The "Independent" Standard of Review on Objections to Commissioners Clarified

July 27, 2018

In this appeal, the court clarified that an objection to a ruling by a commissioner is independent, and not a burden on the objecting party to show that the commissioner's ruling was incorrect.  In this case, a commissioner made a ruling (a recommendation) in a custody case, denying a mother's motion to relocate a child from Utah to Massachusetts.  When the objection hearing was held by the district court judge, the judge seemed to place a burden on the mother in "demonstrating that the Commissioner’s recommendations
were incorrect."  It is this authors opinion that there is a long-standing difference in how various judges review an objection to a commissioner.  Some judges review an objection, like in this case, with a standard of having the objecting party carry the burden of showing how the commissioner was incorrect or made a mistake, or abused their authority.  This is a high standard and the objecting party starts "behind" the starting line in an objection hearing. Some judges treat the objection as a de novo review--meaning that the court starts from the beginning and makes its own findings and conclusions without consideration of what the commissioner did. The appeals court clarified that an objection hearing is an independent review. Therefore, in this case when the district court "concluded that [a] party objecting to the Commissioner’s recommendation has the burden of demonstrating that the Commissioner’s recommendation is incorrect," the appeals court reversed and remanded back to the district court. This is because Rule 108 governing objections requires “independent findings of fact and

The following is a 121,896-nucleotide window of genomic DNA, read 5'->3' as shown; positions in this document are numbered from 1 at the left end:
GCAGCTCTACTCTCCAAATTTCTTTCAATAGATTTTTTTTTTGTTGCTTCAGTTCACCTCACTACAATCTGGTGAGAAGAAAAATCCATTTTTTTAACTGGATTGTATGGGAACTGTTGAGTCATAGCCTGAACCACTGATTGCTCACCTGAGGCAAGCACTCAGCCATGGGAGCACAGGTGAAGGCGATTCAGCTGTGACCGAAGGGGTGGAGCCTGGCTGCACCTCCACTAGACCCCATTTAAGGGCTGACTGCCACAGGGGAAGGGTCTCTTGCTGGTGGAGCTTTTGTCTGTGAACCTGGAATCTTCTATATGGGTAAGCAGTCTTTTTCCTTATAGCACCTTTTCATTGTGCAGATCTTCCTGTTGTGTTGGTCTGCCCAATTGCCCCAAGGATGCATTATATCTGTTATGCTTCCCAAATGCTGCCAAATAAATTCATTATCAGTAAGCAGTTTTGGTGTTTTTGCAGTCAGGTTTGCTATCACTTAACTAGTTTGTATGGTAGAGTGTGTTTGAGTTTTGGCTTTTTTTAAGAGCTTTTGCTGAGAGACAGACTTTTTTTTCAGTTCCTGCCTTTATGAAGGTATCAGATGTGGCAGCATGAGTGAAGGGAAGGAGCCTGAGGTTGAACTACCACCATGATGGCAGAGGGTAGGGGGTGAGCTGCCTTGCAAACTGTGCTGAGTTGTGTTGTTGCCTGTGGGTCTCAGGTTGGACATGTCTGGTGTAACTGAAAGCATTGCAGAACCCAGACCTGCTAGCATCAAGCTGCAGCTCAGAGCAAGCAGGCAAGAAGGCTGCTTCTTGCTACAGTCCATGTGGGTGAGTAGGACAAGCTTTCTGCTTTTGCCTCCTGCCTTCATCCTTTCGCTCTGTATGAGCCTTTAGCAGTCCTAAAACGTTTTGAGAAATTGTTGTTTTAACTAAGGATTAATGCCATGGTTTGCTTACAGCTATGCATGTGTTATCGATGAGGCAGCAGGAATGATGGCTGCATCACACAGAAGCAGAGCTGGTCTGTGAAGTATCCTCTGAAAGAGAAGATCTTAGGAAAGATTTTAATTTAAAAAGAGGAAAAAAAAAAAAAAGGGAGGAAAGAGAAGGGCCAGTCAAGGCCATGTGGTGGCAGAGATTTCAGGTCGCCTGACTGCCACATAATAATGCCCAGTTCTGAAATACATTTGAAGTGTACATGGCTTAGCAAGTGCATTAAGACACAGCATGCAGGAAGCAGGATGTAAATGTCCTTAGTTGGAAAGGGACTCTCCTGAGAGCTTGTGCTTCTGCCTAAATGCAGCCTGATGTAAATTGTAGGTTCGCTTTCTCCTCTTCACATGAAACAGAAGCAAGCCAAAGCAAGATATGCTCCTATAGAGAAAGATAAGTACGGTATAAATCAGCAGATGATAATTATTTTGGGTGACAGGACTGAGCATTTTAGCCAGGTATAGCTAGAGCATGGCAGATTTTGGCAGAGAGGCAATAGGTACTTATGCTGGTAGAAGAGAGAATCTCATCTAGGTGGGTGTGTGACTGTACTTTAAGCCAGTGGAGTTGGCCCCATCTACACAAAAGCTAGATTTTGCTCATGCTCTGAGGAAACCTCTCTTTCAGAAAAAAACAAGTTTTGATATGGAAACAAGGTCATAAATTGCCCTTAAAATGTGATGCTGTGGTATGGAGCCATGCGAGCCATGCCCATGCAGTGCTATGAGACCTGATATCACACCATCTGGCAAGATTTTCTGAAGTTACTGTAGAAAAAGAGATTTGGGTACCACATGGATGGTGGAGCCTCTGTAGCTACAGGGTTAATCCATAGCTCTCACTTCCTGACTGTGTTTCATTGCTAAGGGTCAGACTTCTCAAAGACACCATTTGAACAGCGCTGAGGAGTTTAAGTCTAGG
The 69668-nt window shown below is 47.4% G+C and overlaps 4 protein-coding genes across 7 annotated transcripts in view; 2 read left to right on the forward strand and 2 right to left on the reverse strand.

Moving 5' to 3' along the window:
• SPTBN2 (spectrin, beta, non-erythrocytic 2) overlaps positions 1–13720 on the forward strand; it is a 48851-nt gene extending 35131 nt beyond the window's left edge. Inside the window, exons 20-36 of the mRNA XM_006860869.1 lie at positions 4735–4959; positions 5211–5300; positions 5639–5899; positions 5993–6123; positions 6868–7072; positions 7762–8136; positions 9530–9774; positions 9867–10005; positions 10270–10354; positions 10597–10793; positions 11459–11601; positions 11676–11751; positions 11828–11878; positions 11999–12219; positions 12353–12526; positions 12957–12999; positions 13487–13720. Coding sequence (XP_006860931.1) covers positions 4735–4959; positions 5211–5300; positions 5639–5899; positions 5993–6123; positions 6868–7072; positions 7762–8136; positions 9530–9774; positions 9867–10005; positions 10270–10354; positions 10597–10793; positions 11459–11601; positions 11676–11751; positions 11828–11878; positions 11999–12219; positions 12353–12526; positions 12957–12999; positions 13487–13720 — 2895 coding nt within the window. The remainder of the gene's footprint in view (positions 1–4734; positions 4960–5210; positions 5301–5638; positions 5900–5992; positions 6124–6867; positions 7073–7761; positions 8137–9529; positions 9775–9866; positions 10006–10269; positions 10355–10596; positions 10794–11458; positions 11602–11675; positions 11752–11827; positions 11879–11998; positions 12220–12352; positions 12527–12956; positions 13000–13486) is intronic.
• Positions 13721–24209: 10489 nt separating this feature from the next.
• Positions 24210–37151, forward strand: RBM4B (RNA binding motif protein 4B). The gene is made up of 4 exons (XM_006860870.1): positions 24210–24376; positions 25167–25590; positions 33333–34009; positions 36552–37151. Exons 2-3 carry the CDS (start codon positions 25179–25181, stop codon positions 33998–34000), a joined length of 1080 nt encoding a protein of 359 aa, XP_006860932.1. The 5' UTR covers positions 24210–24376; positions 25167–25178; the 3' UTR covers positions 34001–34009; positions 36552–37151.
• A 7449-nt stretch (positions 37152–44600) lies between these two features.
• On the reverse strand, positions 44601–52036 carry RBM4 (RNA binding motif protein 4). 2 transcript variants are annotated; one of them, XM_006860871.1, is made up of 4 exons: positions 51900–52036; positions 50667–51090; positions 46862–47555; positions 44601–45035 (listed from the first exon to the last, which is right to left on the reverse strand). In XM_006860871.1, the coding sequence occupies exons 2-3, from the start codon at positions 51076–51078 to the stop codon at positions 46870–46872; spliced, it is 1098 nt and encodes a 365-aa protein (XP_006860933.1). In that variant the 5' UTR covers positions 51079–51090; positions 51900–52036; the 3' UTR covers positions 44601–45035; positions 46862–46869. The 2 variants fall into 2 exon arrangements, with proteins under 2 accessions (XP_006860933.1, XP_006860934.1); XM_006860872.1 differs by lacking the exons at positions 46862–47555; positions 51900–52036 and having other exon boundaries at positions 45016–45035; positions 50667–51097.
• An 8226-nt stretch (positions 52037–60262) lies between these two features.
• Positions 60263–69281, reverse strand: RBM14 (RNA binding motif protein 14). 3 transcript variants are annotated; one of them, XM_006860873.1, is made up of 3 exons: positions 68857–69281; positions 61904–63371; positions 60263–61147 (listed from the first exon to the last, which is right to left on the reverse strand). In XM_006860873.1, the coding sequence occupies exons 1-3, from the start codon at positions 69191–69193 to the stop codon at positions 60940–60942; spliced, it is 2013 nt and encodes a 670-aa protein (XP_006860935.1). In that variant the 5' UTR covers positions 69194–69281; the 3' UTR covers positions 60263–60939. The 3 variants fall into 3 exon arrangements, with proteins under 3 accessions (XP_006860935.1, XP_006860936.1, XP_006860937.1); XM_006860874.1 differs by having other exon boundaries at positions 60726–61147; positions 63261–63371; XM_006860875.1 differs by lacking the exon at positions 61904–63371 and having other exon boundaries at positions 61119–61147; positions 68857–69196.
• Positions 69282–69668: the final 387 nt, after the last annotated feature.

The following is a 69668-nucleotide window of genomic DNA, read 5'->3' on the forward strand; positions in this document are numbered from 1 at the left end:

conclusions of law based on the evidence.” Utah R. Civ. P. 108(f).  The appeals court noted that perhaps there would not be a different result using the correct standard, but using the incorrect standard may have made "the district court’s findings and conclusions were weighed on an unbalanced scale."  From a practitioner's point of view, it is nice after so many years to have the standard clarified so that there is more uniformity and thus predictability among the district court judges in objection hearings as to what standard will (or should) be used.

Day v. Barnes, 2018 UT App 143

You can read the entire case here

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